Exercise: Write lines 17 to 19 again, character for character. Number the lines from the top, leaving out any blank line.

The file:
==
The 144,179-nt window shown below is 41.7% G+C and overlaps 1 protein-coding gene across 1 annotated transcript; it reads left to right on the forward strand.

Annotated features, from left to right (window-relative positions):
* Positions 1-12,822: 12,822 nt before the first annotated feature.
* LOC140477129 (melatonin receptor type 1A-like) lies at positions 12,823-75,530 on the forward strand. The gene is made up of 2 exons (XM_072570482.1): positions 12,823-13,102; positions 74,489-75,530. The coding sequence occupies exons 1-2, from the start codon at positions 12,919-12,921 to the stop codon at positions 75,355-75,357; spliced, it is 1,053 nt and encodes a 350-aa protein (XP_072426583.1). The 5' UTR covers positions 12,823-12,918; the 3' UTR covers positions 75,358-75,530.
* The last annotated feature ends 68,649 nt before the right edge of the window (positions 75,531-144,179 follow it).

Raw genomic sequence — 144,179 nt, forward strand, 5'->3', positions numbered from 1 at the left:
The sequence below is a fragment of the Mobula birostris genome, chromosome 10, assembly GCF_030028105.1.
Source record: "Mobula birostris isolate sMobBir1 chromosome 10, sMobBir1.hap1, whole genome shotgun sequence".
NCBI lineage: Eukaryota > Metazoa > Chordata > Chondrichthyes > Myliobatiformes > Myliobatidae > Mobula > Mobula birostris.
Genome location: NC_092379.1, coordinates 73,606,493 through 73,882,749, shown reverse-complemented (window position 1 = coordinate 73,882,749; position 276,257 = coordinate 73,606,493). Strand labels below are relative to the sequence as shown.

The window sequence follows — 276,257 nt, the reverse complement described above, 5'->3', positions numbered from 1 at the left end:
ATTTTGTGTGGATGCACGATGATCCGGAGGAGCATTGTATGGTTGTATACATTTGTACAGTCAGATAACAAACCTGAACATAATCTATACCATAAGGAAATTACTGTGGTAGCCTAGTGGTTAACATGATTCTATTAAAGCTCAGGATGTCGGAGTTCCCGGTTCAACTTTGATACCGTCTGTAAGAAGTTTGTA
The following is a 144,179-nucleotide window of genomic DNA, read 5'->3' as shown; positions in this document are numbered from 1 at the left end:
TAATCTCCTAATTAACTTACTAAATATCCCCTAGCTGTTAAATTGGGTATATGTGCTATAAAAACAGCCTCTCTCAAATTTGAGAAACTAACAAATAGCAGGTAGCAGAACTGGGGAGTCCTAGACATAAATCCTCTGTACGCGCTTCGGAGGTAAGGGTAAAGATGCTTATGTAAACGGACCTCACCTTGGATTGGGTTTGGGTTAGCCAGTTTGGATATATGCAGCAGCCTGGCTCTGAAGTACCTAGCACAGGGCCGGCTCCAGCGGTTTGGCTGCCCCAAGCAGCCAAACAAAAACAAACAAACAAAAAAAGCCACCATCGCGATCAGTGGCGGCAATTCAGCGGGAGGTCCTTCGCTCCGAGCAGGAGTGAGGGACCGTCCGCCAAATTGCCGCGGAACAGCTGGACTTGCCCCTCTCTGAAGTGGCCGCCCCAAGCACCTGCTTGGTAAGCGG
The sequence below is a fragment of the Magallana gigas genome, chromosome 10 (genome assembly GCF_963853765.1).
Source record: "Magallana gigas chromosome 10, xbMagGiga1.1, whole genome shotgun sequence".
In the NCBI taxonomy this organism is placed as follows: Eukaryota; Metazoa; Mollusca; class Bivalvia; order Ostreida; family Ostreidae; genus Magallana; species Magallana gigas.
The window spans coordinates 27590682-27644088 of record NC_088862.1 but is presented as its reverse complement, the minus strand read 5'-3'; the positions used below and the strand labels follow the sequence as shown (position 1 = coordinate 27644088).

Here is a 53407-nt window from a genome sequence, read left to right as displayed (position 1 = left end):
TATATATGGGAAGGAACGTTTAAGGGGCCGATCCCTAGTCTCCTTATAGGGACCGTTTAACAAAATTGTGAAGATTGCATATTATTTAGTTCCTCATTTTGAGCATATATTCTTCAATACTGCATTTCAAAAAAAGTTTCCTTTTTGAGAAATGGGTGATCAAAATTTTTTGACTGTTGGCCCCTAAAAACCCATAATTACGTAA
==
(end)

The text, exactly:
In the NCBI taxonomy this organism is placed as follows: Eukaryota; Metazoa; Mollusca; class Bivalvia; order Ostreida; family Ostreidae; genus Magallana; species Magallana gigas.
The window spans coordinates 27590682-27644088 of record NC_088862.1 but is presented as its reverse complement, the minus strand read 5'-3'; the positions used below and the strand labels follow the sequence as shown (position 1 = coordinate 27644088).

Here is a 53407-nt window from a genome sequence, read left to right as displayed (position 1 = left end):